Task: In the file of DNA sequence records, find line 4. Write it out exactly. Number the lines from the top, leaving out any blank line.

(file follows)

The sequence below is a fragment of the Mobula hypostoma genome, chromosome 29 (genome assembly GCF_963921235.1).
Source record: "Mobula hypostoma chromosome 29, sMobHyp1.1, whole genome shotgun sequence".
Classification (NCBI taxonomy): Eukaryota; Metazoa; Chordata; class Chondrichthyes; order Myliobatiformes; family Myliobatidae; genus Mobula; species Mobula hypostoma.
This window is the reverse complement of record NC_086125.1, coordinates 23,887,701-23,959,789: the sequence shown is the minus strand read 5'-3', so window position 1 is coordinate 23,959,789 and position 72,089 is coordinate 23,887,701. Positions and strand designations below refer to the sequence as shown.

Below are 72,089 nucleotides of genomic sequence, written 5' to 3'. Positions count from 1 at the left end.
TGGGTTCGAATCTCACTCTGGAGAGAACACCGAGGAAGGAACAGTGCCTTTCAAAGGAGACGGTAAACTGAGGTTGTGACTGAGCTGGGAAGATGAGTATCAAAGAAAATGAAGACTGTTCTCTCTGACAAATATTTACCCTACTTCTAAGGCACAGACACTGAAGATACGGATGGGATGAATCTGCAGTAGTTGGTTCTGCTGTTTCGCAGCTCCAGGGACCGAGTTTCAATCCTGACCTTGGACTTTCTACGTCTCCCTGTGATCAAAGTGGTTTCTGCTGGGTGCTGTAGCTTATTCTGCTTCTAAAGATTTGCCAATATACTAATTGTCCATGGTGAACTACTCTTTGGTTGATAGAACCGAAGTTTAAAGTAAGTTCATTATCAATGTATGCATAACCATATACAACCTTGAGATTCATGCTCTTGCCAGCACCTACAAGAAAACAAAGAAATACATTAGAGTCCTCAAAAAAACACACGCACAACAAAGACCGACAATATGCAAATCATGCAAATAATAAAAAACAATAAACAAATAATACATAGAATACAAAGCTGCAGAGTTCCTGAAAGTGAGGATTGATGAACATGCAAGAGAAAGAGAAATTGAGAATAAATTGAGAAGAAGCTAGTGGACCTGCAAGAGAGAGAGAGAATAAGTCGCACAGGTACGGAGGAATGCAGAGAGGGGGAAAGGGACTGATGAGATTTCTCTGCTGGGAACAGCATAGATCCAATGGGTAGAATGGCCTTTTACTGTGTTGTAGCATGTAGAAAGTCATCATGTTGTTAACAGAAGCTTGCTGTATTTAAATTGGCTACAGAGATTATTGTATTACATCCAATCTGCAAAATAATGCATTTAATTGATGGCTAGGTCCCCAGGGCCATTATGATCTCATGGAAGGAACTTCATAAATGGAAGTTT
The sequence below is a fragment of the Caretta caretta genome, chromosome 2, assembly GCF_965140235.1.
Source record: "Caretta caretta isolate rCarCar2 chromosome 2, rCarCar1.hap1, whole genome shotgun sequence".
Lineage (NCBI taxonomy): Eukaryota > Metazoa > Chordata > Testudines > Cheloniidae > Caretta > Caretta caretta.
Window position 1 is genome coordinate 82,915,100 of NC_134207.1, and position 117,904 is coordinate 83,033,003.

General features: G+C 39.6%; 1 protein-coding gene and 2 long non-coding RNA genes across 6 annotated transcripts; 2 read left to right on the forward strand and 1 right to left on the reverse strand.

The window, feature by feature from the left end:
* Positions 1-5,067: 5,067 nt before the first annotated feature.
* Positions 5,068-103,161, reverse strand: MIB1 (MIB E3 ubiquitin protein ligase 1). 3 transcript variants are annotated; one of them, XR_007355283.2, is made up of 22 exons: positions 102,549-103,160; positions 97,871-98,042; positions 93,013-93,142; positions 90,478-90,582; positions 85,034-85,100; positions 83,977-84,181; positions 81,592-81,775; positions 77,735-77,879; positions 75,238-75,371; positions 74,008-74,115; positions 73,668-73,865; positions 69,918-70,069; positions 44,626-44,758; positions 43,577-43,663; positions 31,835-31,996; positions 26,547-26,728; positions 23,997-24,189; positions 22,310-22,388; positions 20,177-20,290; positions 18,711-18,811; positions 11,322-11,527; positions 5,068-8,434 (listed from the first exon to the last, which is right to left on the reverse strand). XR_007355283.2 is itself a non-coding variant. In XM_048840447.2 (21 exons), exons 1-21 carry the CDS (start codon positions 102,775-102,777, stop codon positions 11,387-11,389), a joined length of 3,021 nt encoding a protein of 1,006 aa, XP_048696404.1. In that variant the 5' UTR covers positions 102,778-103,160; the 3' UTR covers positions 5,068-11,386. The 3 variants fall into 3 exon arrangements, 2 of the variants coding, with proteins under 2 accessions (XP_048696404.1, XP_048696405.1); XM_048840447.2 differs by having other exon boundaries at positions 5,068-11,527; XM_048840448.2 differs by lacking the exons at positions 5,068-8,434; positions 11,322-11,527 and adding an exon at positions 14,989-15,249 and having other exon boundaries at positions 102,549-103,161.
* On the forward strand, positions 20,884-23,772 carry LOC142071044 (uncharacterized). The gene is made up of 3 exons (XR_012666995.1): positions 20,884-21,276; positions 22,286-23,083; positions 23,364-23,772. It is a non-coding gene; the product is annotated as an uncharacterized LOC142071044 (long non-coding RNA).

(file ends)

This window is the reverse complement of record NC_086125.1, coordinates 23,887,701-23,959,789: the sequence shown is the minus strand read 5'-3', so window position 1 is coordinate 23,959,789 and position 72,089 is coordinate 23,887,701. Positions and strand designations below refer to the sequence as shown.